Mere hours after Australia took their warm-up series against South Africa 2-1, Dan McGrath provides a more pessimistic assessment of their chances in the World T20.
Eden Park is packed. Ricky Ponting has smashed it all over the place, near-unstoppable as he takes Australia to a dominating total. Only Brendon McCullum and Scott Styris show any real fight for the hosts, as Australia coast to a comfortable win. Glenn McGrath has 1/48 as he lines up to deliver the last ball.
But he hasn’t bowled 9.5 overs. Rather, he’s bowled 3.5. He lines up the final ball, but there’s no run up. He walks to the crease and threatens an underarm. Billy Bowden pulls out a red card. The crowd boos; the players laugh. McGrath delivers properly. Kyle Mills, clad in beige, holes out to long on. Australia win by 44 runs.
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Australia have never planned well for Twenty20 cricket; they’ve never taken it seriously, never transcended the pure entertainment that was the 2005 game. They’ve never known their ideal combination, never devised adequate game plans or tactics, never bothered to appreciate the different demands Twenty20 cricket places on cricketers and their skills.
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Vikram Solanki walks to the middle of the Rose Bowl. He’s batting at eight, one place below the just-dismissed Andrew Strauss. There are ten balls remaining in the innings; he faces half of them in five minutes at the crease, scrambling nine runs before smacking McGrath directly to Michael Hussey. At the end of the innings, the scorecard reads 179. Sixty-four minutes later (give or take an innings break), they’ve won by 100 runs. Jon Lewis takes 4-fer.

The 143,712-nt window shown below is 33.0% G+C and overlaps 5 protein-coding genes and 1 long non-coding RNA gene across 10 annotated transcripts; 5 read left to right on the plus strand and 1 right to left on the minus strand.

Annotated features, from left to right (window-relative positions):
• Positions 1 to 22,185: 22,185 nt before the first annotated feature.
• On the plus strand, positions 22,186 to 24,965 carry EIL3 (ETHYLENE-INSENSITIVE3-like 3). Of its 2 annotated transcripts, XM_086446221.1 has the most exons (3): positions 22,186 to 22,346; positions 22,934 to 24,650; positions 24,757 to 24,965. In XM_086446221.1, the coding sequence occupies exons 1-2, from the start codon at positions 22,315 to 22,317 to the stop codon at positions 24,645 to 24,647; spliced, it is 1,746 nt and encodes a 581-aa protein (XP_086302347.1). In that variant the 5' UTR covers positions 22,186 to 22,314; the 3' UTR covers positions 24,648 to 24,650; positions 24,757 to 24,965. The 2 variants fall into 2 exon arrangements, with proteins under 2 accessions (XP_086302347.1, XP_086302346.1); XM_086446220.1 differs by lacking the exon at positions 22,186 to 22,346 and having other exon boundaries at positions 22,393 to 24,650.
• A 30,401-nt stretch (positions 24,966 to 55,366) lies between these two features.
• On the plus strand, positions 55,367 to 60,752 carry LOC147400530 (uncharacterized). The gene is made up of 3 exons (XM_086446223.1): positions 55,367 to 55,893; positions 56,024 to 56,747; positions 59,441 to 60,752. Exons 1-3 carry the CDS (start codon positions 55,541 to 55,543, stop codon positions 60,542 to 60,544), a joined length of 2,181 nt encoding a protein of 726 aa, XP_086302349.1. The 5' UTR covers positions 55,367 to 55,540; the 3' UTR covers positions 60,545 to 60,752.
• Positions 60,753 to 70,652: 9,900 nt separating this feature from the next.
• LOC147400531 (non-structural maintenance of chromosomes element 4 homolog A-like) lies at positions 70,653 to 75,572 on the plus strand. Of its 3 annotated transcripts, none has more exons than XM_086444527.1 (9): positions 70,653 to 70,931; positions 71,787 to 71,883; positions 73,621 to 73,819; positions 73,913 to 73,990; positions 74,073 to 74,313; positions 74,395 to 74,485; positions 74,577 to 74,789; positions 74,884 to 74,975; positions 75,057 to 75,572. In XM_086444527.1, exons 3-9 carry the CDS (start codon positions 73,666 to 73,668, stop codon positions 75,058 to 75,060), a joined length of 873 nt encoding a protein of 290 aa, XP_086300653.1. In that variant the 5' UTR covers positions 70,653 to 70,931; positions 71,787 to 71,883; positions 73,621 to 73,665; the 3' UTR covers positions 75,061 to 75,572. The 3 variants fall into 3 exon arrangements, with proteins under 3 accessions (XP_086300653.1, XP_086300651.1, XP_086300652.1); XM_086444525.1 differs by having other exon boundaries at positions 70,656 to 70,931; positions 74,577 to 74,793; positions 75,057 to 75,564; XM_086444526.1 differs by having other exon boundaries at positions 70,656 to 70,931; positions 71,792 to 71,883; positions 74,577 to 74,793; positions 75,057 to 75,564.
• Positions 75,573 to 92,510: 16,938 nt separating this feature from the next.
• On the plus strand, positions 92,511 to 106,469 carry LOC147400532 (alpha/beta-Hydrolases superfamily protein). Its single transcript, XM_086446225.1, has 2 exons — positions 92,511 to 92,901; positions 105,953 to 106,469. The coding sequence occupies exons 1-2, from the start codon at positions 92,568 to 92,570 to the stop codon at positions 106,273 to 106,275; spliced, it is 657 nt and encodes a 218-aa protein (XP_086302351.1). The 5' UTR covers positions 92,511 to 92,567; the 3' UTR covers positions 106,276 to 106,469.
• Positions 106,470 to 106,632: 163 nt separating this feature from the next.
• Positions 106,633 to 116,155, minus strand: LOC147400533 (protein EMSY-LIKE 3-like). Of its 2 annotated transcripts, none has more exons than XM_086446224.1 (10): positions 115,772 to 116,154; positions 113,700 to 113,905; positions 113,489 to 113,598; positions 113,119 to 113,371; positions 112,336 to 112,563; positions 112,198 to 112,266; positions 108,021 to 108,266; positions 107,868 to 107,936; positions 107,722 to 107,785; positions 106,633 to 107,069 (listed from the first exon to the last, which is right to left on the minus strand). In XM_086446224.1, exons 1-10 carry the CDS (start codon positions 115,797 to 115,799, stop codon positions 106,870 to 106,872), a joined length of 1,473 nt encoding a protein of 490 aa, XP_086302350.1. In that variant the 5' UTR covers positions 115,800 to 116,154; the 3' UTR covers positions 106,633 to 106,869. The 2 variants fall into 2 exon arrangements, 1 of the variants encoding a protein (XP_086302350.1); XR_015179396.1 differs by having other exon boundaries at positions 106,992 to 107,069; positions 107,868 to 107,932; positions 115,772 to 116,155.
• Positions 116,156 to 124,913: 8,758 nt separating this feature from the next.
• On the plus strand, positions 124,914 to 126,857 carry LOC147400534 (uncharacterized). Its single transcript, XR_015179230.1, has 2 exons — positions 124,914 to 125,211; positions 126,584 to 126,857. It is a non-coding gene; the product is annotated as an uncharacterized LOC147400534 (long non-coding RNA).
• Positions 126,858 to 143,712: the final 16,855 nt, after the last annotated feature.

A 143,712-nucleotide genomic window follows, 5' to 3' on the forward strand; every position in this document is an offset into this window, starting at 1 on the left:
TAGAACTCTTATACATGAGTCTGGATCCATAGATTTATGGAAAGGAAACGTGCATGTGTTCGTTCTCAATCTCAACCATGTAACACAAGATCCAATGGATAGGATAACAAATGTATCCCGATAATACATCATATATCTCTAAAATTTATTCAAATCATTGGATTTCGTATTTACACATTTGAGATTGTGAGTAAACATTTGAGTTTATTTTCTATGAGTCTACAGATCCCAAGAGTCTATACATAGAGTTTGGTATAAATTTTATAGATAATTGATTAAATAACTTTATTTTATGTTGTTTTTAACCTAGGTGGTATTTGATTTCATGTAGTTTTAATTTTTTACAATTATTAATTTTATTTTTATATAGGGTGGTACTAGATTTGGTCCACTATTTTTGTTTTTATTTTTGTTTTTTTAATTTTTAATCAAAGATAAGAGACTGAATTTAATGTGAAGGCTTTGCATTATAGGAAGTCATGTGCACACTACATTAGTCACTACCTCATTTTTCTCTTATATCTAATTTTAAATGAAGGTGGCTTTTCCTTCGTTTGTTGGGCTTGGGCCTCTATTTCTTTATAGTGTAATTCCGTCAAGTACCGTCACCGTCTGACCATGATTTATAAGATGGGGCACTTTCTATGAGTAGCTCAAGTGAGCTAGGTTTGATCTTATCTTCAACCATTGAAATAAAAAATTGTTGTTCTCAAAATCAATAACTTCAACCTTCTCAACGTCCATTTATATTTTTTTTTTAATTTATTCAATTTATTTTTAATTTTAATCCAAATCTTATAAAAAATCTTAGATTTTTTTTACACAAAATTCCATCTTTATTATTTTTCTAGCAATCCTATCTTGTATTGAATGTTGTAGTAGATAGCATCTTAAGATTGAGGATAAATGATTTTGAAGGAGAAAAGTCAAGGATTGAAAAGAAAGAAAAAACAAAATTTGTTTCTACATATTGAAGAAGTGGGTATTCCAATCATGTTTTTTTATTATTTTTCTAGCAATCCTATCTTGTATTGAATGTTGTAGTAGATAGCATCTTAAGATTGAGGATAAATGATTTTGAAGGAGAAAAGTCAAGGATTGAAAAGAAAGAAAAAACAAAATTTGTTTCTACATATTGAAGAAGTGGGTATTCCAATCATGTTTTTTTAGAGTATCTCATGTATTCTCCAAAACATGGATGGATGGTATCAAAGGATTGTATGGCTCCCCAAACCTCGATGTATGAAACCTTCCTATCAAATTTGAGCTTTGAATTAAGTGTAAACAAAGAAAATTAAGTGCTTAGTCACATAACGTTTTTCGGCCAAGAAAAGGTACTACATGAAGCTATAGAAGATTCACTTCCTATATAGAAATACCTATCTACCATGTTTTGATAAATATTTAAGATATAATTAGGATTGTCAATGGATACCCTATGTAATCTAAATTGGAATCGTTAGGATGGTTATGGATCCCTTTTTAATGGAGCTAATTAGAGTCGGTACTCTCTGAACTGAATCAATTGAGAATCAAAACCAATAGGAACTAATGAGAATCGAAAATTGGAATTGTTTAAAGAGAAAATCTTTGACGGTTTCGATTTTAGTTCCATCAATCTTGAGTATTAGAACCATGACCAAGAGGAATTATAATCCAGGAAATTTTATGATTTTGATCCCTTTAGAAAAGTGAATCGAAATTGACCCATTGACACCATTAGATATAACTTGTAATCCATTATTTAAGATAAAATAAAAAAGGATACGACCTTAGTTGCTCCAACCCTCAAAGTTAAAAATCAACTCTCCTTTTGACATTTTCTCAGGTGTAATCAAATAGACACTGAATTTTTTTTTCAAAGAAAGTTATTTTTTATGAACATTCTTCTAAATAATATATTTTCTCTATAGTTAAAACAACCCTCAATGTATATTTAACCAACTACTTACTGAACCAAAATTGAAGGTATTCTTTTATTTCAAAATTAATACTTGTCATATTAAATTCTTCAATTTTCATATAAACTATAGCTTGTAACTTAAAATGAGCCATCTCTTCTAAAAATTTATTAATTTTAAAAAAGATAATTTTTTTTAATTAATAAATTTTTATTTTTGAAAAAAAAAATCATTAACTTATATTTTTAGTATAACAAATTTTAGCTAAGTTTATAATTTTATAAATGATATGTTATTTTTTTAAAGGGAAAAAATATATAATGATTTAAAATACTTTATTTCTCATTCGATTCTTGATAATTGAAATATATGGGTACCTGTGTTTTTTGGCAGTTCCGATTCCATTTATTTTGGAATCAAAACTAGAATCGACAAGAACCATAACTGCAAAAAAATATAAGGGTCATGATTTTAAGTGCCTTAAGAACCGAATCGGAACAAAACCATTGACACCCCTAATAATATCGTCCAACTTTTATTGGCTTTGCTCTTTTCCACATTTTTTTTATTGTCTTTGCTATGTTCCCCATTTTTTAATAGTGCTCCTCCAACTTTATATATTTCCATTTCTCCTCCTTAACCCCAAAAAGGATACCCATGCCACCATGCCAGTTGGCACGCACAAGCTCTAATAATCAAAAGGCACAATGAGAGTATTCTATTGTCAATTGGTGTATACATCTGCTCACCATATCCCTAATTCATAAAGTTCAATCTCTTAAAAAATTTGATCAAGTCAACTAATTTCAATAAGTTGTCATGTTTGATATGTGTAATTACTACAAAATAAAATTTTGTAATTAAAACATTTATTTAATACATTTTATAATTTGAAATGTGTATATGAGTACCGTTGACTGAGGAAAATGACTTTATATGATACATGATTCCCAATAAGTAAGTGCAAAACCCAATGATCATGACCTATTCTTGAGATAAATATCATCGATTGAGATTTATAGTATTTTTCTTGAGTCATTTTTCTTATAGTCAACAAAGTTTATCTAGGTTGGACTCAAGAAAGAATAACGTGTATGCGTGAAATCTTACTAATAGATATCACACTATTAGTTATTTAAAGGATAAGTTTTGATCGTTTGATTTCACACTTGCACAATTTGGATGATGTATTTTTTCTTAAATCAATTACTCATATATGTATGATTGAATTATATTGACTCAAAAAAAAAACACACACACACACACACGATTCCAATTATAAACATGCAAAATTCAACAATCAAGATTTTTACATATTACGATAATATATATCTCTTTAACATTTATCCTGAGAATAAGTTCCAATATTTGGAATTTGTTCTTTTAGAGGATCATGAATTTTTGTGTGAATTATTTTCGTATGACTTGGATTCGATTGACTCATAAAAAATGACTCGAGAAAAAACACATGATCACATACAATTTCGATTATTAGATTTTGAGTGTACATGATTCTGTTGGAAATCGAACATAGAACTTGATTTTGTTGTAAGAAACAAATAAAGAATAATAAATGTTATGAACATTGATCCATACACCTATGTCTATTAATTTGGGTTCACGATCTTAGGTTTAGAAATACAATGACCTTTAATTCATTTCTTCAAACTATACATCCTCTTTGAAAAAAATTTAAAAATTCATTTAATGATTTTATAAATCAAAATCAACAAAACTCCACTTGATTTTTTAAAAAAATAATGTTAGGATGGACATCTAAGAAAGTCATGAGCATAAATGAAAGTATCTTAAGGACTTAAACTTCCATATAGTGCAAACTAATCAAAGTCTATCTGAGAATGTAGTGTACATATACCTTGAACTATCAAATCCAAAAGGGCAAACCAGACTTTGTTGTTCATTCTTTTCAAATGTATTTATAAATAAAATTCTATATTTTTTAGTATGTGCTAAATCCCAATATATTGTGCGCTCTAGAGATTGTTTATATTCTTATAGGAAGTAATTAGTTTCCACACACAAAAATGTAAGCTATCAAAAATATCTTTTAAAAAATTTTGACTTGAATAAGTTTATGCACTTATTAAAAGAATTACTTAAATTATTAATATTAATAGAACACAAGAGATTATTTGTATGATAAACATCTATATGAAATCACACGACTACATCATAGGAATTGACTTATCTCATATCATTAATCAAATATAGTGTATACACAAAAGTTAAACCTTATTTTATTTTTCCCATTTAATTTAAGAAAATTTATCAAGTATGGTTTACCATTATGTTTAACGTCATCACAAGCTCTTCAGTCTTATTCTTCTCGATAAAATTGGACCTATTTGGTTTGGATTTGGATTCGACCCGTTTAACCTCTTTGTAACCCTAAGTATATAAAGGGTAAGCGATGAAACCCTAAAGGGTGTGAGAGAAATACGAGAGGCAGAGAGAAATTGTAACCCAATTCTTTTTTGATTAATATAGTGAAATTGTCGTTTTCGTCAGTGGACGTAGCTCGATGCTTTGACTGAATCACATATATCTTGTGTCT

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Australia have never lacked talent in their World Twenty20 squads. In 2007, they were overflowing with experience, and they’d just won the ODI World Cup. By 2009, the T20 generation was beginning — David Warner had become a superstar. In 2010 they had pace, rocking some combination of Lee/Johnson/Tait/Nannes. In 2012 it was the Shane Watson show, and the 2014 team looked near-unstoppable on paper.
Yet every single tournament, Australia’s brilliant individuals combine, forming a team significantly less than the sum of their parts. It is truly remarkable how a team filled with so much talent consistently finds bizarre ways to underperform so badly.
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Gilchrist. Hayden. Ponting. Symonds. Hussey. Hodge. Haddin. Lee. Johnson. Bracken. Clark. Not a weak link amongst them; an XI that has everything — experience, explosiveness, raw talent, maturity, and an overly egocentric Victorian batsman. Less than six months prior, they went unbeaten in the ODI World Cup in the West Indies — extending an unbeaten run that began way back in 1999.